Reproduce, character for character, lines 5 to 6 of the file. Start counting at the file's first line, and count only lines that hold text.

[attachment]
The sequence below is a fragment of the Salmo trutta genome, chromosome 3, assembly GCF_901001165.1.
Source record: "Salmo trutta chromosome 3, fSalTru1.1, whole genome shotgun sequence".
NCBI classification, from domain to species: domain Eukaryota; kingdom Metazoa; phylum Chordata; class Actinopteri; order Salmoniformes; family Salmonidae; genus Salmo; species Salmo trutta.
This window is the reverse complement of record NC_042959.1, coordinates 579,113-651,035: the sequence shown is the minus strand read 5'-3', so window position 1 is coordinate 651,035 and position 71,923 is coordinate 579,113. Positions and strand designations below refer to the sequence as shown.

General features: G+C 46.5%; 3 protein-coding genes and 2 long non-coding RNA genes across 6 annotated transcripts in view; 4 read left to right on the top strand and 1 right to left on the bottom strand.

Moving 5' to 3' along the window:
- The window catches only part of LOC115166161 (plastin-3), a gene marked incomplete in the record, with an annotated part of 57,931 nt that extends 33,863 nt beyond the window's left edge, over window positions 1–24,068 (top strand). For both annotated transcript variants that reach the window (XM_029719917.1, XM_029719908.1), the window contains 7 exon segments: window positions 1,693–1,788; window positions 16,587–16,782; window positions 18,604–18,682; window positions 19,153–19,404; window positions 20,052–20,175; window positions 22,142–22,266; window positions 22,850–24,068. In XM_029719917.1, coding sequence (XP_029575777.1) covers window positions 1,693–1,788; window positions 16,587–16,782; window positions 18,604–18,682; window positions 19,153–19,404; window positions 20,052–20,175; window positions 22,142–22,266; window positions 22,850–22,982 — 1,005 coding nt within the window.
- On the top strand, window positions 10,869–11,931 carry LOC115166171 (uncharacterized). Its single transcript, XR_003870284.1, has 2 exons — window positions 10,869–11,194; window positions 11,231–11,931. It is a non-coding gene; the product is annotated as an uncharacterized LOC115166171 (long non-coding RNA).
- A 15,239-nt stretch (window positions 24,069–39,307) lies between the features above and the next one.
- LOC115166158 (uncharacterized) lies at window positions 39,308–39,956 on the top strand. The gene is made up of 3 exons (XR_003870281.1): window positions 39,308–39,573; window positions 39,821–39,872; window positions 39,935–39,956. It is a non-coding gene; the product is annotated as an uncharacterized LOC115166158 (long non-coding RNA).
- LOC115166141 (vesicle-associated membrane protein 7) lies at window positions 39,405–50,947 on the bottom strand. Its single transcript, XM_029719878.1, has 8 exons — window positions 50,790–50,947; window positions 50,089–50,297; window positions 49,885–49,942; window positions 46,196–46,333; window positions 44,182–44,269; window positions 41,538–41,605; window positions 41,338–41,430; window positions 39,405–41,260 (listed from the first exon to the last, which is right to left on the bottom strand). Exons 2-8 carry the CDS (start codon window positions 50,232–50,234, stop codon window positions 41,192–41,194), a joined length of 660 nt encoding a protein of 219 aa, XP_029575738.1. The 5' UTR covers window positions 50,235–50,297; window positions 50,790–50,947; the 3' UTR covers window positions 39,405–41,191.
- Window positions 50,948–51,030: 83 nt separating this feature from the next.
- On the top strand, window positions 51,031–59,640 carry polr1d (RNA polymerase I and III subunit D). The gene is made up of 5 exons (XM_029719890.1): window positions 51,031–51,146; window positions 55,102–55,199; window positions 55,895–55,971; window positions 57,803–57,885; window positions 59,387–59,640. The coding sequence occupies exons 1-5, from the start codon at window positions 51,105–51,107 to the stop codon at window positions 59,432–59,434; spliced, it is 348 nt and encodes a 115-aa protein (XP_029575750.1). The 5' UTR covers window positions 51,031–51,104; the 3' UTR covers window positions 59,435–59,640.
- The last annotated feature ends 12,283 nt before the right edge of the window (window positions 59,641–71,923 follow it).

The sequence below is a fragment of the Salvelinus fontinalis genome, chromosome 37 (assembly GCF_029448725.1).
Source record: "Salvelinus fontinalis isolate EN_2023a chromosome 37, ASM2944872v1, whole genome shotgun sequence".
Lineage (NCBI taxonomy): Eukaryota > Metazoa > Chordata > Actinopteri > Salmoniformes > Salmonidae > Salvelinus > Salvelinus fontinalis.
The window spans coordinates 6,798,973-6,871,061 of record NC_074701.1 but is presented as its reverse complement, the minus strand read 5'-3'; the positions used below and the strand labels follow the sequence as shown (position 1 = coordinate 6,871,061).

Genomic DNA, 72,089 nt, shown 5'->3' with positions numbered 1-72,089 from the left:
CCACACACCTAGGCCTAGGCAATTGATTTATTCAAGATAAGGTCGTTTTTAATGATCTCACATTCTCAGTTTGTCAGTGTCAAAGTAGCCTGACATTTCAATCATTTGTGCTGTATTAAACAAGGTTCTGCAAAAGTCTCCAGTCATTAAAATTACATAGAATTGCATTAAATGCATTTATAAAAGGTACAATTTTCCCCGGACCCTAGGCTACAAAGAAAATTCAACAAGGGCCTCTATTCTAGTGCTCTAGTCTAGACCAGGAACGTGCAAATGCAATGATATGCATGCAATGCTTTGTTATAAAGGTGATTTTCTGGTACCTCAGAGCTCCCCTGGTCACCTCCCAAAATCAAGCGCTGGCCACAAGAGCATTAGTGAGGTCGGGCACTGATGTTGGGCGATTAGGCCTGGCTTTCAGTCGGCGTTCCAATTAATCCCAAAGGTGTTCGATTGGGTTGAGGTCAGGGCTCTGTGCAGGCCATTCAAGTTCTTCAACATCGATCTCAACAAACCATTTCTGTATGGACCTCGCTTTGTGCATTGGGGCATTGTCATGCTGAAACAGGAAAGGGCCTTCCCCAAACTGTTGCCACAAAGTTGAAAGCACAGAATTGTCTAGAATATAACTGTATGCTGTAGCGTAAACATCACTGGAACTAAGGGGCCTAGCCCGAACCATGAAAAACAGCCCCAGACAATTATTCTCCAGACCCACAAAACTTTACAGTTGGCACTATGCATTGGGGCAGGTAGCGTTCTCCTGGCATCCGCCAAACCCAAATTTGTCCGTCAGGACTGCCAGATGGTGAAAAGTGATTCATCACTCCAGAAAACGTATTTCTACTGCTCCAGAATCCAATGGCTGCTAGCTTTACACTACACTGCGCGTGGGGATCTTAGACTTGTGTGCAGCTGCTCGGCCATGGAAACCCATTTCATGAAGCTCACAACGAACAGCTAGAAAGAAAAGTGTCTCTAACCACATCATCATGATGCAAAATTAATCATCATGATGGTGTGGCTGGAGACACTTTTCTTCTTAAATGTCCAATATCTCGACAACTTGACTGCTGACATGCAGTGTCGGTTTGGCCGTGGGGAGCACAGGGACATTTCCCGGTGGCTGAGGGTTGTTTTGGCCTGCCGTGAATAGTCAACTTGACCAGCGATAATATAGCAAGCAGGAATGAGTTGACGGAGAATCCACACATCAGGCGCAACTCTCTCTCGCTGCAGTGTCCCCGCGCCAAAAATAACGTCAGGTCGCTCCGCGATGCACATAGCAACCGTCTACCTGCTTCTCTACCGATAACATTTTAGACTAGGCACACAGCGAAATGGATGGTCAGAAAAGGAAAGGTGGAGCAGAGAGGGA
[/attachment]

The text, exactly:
General features: G+C 46.5%; 3 protein-coding genes and 2 long non-coding RNA genes across 6 annotated transcripts in view; 4 read left to right on the top strand and 1 right to left on the bottom strand.

Moving 5' to 3' along the window: